But it’s not nearly an exclusively Planned Parenthood problem. We have created a whole culture that has stumbled into hate (disregard, disobedience) for God and love for death. Abortion would not have taken hold in a culture that loved life. Neither would physician-assisted suicide have been thinkable or legalized in any U.S. state if we loved the God who is himself the source and Lord of life, the one who ascribes value to each individual. Biblical precepts regarding sexual purity are considered quaint by many. Many women and girls are thus pregnant too early, too often and at inconvenient times. We do not honor our elderly as the Bible instructs and rather consider them to be a drain on limited medical resources. We do not consider God to be the Lord of all our days and hours and prefer an early departure than an undignified and dreadful terminal illness. What we believe is seen by what we tolerate, encourage and do.  

There is also a culture of life in America. Thousands of churches and millions of Christians do understand that their neighbors, even the inconvenient ones, bear the image of our Creator. For that reason, we support adoption services, foster care for needy children, hunger relief, ministry to refugees, taking the gospel to the lost of every tribe, support for those facing a pregnancy they cannot handle alone and a host of institutions and ministries aimed at keeping our neighbors alive while making them whole. 

These things we do are counter-cultural, certainly in their motive, but flow from characteristics against which “there is no law,” as in Galatians 5:23. That means that we’ll always find acceptable ways to help the helpless even in a society that scorns our motives and even hates our God. 

Part of that acceptable means in our day is that we can still affect the decision-making process of our communities and nation. Our service to the God of life means that we should do so. You are likely reading this as we turn the corner into an unusually complex election year. Upon what values will you base your political involvement for 2016? 

I guess first you’ll have to determine that you will be involved, registered to vote, informed and fortified with convictions worthy of your heavenly citizenship. This last point matters, friends. I have more than once seen pundits wondering at how middle-class heartland voters vote “against their best interests,” meaning of course that we don’t always fall for promises to give us free money and instead try to vote with values both political parties find relatively trivial. Most opinion makers do not understand my “best interests.” A candidate who believes that some people have less worth than others or who panders to those who love death will not be my candidate for any office. And yes, the presidential race is starting to paint me into a corner as the leading candidates in both parties (there are only two) seem to spectacularly fail this test.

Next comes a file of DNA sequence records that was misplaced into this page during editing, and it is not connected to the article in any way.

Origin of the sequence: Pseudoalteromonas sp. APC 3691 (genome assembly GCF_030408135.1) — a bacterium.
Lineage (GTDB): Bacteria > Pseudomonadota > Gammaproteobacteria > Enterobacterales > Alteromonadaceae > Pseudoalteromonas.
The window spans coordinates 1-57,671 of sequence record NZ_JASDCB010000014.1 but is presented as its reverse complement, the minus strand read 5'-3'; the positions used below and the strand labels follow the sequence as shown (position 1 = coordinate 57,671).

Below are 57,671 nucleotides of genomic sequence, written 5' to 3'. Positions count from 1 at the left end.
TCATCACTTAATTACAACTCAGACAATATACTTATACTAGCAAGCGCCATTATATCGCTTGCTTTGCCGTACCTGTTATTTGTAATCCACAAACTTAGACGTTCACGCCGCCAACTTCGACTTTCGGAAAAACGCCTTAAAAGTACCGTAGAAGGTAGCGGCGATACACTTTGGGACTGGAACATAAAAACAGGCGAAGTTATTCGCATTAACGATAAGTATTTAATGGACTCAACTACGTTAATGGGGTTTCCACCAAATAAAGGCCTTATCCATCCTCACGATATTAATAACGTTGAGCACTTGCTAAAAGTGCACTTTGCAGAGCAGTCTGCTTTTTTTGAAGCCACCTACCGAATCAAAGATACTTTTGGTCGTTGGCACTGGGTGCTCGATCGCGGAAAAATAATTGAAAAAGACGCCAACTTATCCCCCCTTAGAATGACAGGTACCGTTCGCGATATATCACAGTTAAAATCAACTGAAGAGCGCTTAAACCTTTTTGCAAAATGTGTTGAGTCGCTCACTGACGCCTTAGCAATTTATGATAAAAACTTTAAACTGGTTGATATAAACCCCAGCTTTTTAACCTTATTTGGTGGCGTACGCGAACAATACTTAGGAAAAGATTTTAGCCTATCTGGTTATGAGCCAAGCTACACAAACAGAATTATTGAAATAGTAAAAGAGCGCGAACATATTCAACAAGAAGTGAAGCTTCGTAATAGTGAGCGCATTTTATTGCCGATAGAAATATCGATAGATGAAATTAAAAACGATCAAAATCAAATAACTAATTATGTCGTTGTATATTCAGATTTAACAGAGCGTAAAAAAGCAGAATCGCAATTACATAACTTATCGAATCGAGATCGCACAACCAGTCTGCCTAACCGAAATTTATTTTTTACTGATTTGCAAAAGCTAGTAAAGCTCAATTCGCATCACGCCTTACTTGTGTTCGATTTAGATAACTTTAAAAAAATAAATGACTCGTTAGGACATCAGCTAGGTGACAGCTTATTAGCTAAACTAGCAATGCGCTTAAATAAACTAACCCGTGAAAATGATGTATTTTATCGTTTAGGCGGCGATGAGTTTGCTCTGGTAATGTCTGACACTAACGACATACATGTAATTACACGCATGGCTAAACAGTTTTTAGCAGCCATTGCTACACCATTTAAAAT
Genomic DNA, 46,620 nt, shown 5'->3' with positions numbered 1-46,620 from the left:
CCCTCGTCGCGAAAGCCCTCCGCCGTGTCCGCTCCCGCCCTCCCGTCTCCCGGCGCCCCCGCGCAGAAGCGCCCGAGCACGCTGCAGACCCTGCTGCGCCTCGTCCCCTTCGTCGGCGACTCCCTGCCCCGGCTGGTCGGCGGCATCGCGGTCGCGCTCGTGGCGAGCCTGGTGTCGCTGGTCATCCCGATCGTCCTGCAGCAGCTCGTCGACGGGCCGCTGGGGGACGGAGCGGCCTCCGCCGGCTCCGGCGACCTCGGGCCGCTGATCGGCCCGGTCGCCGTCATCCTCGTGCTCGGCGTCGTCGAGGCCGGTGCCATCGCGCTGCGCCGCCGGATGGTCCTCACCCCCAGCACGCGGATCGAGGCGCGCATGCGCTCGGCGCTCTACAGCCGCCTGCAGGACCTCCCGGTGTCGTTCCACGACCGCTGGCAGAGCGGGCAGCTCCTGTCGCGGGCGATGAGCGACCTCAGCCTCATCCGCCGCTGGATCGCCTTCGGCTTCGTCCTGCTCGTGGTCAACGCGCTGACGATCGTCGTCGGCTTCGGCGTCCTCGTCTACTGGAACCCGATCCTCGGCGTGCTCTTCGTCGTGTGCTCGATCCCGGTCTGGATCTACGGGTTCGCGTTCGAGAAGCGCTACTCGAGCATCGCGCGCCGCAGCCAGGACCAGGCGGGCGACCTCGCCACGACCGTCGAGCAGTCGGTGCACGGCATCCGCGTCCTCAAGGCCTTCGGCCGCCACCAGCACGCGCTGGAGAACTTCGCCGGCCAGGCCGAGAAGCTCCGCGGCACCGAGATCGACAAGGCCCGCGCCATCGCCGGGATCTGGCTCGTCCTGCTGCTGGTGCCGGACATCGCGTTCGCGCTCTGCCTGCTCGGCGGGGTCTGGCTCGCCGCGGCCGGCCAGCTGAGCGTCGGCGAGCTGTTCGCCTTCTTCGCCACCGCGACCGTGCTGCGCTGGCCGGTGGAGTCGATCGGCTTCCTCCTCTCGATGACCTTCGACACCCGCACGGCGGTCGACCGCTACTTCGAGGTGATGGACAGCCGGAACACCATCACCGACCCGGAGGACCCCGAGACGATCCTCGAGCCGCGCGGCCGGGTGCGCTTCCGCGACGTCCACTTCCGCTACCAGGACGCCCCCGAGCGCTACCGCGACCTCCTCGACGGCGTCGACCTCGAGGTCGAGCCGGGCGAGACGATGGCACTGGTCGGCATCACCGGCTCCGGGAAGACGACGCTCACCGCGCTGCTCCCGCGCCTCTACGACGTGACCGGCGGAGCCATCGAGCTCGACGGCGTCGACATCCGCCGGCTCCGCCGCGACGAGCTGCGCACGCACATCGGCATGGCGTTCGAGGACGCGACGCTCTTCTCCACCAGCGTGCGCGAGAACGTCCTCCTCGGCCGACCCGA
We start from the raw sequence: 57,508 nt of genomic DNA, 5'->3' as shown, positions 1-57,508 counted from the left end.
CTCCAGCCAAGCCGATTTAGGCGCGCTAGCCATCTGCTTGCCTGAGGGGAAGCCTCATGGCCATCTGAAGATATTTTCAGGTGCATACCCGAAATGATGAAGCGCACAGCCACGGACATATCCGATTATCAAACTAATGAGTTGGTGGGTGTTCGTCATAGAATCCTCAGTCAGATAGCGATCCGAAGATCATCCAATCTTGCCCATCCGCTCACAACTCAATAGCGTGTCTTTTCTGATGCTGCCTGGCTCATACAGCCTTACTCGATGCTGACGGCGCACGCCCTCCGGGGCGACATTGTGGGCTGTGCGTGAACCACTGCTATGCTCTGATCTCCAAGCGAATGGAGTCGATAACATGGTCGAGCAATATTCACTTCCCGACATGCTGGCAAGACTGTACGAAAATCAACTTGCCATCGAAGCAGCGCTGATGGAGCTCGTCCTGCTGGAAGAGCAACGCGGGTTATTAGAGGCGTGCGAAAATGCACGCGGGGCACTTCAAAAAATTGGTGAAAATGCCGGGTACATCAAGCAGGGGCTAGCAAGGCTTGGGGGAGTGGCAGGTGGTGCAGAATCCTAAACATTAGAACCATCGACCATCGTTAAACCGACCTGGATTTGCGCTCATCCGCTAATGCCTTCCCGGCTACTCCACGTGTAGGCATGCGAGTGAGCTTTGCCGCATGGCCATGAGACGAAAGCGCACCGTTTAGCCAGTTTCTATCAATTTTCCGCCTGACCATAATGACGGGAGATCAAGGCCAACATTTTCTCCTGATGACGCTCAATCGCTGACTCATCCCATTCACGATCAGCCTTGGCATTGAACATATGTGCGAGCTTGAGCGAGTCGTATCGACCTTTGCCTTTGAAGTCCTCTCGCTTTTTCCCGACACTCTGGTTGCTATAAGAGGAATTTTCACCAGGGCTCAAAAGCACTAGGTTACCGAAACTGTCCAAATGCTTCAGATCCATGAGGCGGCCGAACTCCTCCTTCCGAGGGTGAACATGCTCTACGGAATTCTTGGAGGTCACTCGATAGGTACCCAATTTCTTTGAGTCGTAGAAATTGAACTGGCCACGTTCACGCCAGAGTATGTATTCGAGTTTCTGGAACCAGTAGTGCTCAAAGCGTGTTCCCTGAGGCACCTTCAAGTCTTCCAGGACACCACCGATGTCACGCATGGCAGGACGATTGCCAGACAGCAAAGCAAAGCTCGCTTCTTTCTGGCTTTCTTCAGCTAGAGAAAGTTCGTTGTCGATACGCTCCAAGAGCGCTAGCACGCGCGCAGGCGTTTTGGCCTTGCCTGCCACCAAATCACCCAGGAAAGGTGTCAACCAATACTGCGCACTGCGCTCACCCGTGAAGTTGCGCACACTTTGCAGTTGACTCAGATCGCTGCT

But I do not have the option of sitting this one out. I continue to work alongside those who love life and will try to be one of that earnest number, but such work takes place in an amazing variety of contexts. As I said, there is a culture of life in our world, and it operates openly in America. We don’t need popular acclaim or even permission to live out the life that has been born in us by the Spirit of God. It’s as urgent as it’s ever been in our world, and our enemies remain the same as in past generations—paganism, idolatry, our old fleshy selves, and the father lies and death himself. 

We must not be timid to reflect the light and life and truth of our Creator. Some will be saved from darkness and death as we do so.  

Uprooting Evil: Why the pro-life movement must grow deeper roots to see lasting fruit

ANALYSIS

New technologies and embattled pro-life legislative victories have contributed to the lowest annual number of abortions in the U.S. since 1975. Yet, even as the U.S. Centers for Disease Control confirms the trend of falling abortion rates since 2008, threats to human dignity continue to flourish in the West.

A 2015 report published by the National Right to Life Committee found a nearly 8 percent increase of abortions among women ages 40 and older from 2008-2011, speculating about a possible link to the increased usage of prenatal genetic testing in detecting a negative diagnosis. Similarly, abortions are becoming an increasingly anonymous affair with drugs like RU-486 and the “Abortion Pill” (methotrexate and misoprostol) now prescribed via web cam or at home. In 2011, chemical abortions accounted for 22.6 percent of the 1 million abortions in the U.S., according to the Guttmacher Institute (AGI), originally founded by Planned Parenthood.